Wednesday, May 30, 2007

Scotiabank Q2 2007 Earnings

  
Analysts' ratings and target prices for Scotiabank:

• BMO Capital Markets maintains "underperform," the target price has been raised raised to $55.00

• Blackmont Capital maintains "buy," the target price is $61.00. Blackmont's research report notes that Scotiabank's 2nd quarter EPS came-in 4¢ above its estimates of $1.03, due to better than expected revenue growth & lower loan loss provisions.

• Citigroup maintains a target price of $64.00

• Credit Suisse maintains "neutral," the 12 month target price has been raised from $57.00 to $58.00. Credit Suisse notes that Scotiabank has posted its 2Q EPS significantly ahead of the estimates and the consensus. Scotiabank's domestic retail operations generated robust earnings growth of 23% y/y in the quarter, marking a second successive quarter of better operating trends, the analysts add. Robust organic growth at the International division in the quarter was partly offset by normalized LLPs and an increased tax rate in Mexico, Credit Suisse says. The EPS estimates for 2007 and 2008 have been raised from $3.95 to $4.00 and from $4.30 to $4.35, respectively.

• Desjardins Securities maintains "top pick," the target price has been raised from $57.00 to $60.00

• Dundee Securities raised the target price from $58.00 to $62.00. Dundee noted that the core underlying earnings are in great shape, as revenue from capital markets did not make a major contribution to Scotiabank’s earnings.

• RBC Capital Markets maintains "sector perform," 12 month target price is $57.00

• TD Securities maintains "hold," 12 month target price is $57.00

• UBS maintains "buy," the target price has been raised from $61.00 to $63.00. UBS notes that Scotiabank posted its domestic results marginally ahead of expectations for the 2nd consecutive quarter. Scotiabank’s International division has the potential to deliver superior returns and growth over the medium term. Scotiabank also has room to either increase its dividend payout ratio or pursue a more active share buyback program going forward, UBS adds. The EPS estimates for 2007 and 2008 have been raised from $3.92 to $4.00 and from $4.35 to $4.45, respectively.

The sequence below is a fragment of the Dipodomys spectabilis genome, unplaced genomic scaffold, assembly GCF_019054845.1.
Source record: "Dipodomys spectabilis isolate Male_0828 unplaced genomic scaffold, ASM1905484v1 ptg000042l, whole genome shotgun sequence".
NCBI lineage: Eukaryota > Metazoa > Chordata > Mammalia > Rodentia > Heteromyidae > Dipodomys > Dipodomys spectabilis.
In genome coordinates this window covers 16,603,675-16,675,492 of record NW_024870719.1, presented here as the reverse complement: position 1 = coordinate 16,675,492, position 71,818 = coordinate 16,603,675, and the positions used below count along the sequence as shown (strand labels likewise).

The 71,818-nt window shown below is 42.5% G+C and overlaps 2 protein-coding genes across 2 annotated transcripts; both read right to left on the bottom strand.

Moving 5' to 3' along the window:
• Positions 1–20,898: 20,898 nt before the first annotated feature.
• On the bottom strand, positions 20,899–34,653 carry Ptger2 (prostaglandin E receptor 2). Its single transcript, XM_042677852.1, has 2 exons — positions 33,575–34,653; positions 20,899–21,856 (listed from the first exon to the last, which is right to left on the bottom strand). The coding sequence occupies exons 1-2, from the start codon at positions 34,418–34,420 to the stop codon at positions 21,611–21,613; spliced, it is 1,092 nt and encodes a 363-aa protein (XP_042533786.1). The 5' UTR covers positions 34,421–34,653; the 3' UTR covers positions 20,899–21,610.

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RBC Capital Markets, 30 May 2007

Investment Opinion

Core cash EPS of $1.02 were ahead of our $0.96 estimate and consensus of $0.95. We exclude 1.5 cents from reported EPS, representing the release of the general allowance for credit losses. Growth in core cash EPS versus Q2/06 was 14%, third best among the four banks that have reported so far. The quarterly dividend was raised from $0.42 to $0.45 - we had looked for an increase to $0.44. Our pre-tax income estimates were off by $116 million as revenue was $37 million (1.2%) higher than we had expected while provisions for credit losses of $20 million were $80 million lower than we expected (including a $25 million reversal of the general allowance). All three operating divisions came in ahead of our estimates, Scotia Capital driven by loan losses, Domestic and International banking by revenues.

We have increased our 2007E core cash EPS by $0.10 to $4.05 and our 2008E core cash EPS by $0.05 to $4.35. Higher expected revenues caused both years' forecasts to go up, while lower estimated loan losses also contributed in 2007. Our 12-month target price of $57 is unchanged.

We maintain our Sector Perform rating. Scotiabank's stock trades at 13.4x 2007E earnings, slightly above the Canadian peer average of 13.0x. Scotiabank holds the most excess capital of the Canadian group and has, in our mind, above-average medium- and long-term growth prospects compared to its peers due to its presence in Latin America and the Caribbean. However, domestic retail revenue and net income growth lags the leading banks', the bank is more exposed to normalizing business loan losses and Mexican operations are likely to be taxed at a higher rate and see higher loan losses in 2007 than in 2006. Our 12-month price target of $57 implies a forward P/E multiple of 13.1x, compared to the current multiple of 13.4x.
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TD Securities, 30 May 2007

Event

BNS reported operating EPS of $0.99, ahead of our estimate and consensus of $0.96 and $0.95, respectively. Headline results include a $25 million general reserve release (which we have excluded) and $51 million in net credit loss recoveries recorded in the investment bank (of which we have partly excluded in our operating number). Overall, we believe the bank reported solid results but caution investors in regards to the sustainability of BNS’s credit loss levels, particularly given the strong growth of their corporate and international loan books and what we view as the unsustainable level of recoveries. As expected, the bank announced a $0.03 dividend increase to $0.45.